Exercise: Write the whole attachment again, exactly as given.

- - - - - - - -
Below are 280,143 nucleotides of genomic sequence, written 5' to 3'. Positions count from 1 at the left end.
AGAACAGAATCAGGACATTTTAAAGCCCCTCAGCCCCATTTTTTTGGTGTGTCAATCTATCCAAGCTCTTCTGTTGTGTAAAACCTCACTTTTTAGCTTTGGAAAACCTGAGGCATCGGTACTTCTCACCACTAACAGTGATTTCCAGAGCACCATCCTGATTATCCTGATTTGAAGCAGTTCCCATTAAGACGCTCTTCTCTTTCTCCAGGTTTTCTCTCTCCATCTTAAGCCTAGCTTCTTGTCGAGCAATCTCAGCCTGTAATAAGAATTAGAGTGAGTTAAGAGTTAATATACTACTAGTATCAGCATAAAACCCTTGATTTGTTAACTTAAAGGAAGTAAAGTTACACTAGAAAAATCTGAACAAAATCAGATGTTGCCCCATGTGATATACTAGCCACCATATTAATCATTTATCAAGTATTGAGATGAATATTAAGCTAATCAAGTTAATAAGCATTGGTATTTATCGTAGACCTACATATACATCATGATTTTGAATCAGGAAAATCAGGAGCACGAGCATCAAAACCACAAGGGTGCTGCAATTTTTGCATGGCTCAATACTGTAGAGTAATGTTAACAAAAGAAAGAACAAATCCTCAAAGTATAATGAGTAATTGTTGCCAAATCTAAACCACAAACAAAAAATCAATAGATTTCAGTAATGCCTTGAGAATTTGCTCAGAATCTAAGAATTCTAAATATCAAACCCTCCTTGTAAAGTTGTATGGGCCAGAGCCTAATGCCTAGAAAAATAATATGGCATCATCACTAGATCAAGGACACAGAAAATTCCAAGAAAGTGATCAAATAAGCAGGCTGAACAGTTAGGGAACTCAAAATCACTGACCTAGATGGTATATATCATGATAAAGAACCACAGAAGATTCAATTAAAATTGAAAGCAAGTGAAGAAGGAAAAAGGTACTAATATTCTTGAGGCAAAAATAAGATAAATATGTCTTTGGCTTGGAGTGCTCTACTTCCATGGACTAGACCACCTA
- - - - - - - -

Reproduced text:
Below are 280,143 nucleotides of genomic sequence, written 5' to 3'. Positions count from 1 at the left end.
AGAACAGAATCAGGACATTTTAAAGCCCCTCAGCCCCATTTTTTTGGTGTGTCAATCTATCCAAGCTCTTCTGTTGTGTAAAACCTCACTTTTTAGCTTTGGAAAACCTGAGGCATCGGTACTTCTCACCACTAACAGTGATTTCCAGAGCACCATCCTGATTATCCTGATTTGAAGCAGTTCCCATTAAGACGCTCTTCTCTTTCTCCAGGTTTTCTCTCTCCATCTTAAGCCTAGCTTCTTGTCGAGCAATCTCAGCCTGTAATAAGAATTAGAGTGAGTTAAGAGTTAATATACTACTAGTATCAGCATAAAACCCTTGATTTGTTAACTTAAAGGAAGTAAAGTTACACTAGAAAAATCTGAACAAAATCAGATGTTGCCCCATGTGATATACTAGCCACCATATTAATCATTTATCAAGTATTGAGATGAATATTAAGCTAATCAAGTTAATAAGCATTGGTATTTATCGTAGACCTACATATACATCATGATTTTGAATCAGGAAAATCAGGAGCACGAGCATCAAAACCACAAGGGTGCTGCAATTTTTGCATGGCTCAATACTGTAGAGTAATGTTAACAAAAGAAAGAACAAATCCTCAAAGTATAATGAGTAATTGTTGCCAAATCTAAACCACAAACAAAAAATCAATAGATTTCAGTAATGCCTTGAGAATTTGCTCAGAATCTAAGAATTCTAAATATCAAACCCTCCTTGTAAAGTTGTATGGGCCAGAGCCTAATGCCTAGAAAAATAATATGGCATCATCACTAGATCAAGGACACAGAAAATTCCAAGAAAGTGATCAAATAAGCAGGCTGAACAGTTAGGGAACTCAAAATCACTGACCTAGATGGTATATATCATGATAAAGAACCACAGAAGATTCAATTAAAATTGAAAGCAAGTGAAGAAGGAAAAAGGTACTAATATTCTTGAGGCAAAAATAAGATAAATATGTCTTTGGCTTGGAGTGCTCTACTTCCATGGACTAGACCACCTA